Likewise, once I got the headset hooked up to my computer, I was pleased with it how it handled music. Tracks from Flogging Molly, Old Crow Medicine Show, The Rolling Stones and G.F. Handel all had an immediate and natural feel to them, even if they were a little light on bass. However, I don’t know how many people use their Xboxes primarily as music machines, so this is probably a secondary concern.
Corsair HS75 XB Wireless review: Features
If the Corsair HS75 XB Wireless has a major drawback, it’s in its connectivity. In theory, all you should have to do to pair the headset is to hold down a button on the headset, and a corresponding button on the Xbox, then wait a few seconds. When I first tried to connect the HS75 XB Wireless, though, it refused to acknowledge my Xbox One or my Xbox One Wireless Adapter on Windows 10. It also refused to turn off so that I could try again from scratch.
I contacted Corsair, and a representative told me that this had happened in some preproduction models, and that the headset would work properly if I charged it all the way. (He didn’t know if the issue would persist in consumer models, and offered to investigate further. We’ll update if we learn more.) After that, the HS75 XB Wireless connected properly to my Xbox One, but absolutely refused to do the same with my PC, activating the Xbox connection instead every time I tried.
Through trial and error, I was eventually able to get it to sync with both systems and switch among them, but it was never a seamless process. This won’t be a problem if you use the headset with just one console, but be sure to keep it charged if you want to sync it with, say, both an Xbox Series X and an Xbox Series S.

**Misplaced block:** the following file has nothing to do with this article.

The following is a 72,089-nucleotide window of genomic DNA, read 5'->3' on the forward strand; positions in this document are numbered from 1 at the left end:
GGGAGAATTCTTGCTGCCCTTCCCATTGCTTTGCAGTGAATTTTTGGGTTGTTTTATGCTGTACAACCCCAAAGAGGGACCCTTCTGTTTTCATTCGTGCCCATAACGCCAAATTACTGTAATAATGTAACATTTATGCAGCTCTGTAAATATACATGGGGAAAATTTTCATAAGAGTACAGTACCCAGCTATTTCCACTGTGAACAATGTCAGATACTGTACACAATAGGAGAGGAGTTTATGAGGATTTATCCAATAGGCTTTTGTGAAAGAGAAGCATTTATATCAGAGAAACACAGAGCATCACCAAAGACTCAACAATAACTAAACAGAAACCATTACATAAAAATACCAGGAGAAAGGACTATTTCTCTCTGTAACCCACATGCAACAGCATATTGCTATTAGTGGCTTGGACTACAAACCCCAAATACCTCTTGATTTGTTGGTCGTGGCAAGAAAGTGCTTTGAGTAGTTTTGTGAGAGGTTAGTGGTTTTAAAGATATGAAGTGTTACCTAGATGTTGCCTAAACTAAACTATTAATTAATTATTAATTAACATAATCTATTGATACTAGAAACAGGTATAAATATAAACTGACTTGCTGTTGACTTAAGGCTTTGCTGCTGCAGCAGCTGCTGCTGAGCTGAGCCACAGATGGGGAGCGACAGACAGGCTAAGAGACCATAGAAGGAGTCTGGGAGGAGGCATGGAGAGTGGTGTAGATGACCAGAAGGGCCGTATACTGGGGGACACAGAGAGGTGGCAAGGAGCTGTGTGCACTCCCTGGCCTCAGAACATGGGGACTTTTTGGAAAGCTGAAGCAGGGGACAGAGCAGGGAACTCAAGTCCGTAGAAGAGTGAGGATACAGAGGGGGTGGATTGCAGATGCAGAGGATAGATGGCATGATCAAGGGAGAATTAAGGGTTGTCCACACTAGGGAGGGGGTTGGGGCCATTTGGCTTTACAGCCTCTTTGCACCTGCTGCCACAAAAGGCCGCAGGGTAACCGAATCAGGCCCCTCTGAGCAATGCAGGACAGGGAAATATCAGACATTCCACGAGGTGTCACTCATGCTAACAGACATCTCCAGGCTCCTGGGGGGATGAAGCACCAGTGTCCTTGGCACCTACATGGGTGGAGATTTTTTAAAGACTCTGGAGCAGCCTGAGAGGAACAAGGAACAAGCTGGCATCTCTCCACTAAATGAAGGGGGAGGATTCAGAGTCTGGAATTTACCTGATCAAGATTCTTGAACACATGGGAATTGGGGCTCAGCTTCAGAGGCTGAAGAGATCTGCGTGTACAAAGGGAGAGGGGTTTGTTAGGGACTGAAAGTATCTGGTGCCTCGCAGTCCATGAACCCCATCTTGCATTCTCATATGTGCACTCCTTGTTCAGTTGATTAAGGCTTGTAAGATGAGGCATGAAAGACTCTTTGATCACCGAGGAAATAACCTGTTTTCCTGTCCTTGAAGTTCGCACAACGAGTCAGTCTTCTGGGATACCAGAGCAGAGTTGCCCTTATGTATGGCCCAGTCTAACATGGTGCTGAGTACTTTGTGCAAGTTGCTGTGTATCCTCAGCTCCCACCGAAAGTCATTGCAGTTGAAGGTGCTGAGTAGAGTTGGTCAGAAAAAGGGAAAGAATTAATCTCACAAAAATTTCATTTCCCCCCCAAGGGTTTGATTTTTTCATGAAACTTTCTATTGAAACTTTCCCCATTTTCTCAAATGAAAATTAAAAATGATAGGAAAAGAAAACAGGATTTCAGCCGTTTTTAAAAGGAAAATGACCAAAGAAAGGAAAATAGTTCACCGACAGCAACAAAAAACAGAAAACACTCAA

Surround sound isn’t as seamless as it could be, either. An insert in the HS75 XB Wireless box instructs you to download the Xbox Dolby app for surround sound, but neglects to mention that said app charges an extra $15 for activation. It’s a pricey upgrade on top of an already-expensive headset.
You can’t use the Corsair Utility Engine (iCUE) software for anything except upgrading firmware, so there are no equalization or mic options to tweak. And the mic itself has a quiet pickup and some annoying sidetone, so you’ll just have to live with both of those. Basically, the more you stick to just playing games with the HS75 XB Wireless, the happier you’ll be.
Corsair HS75 XB Wireless review: Verdict
Our Corsair HS75 XB Wireless review paints a picture of a high-quality headset that’s held back by a few annoying issues. However, while I wish the HS75 XB Wireless were a little bit easier to use, the core of the product gets everything right. It’s easy to wear, sounds good and lasts for up to 20 hours on a single charge — that’s pretty much what you need in an accessory like this.
I do think that for the same price, the SteelSeries Arctis 7X is a better investment, as is the Turtle Beach Stealth 700 Gen 2. But if the HS75 XB’s design appeals to you, it’s a perfectly good choice, and all set for the next generation of Xbox consoles.
Marshall Honorof is a senior editor for Tom's Guide, overseeing the site's coverage of gaming hardware and software. He comes from a science writing background, having studied paleomammalogy, biological anthropology, and the history of science and technology. After hours, you can find him practicing taekwondo or doing deep dives on classic sci-fi.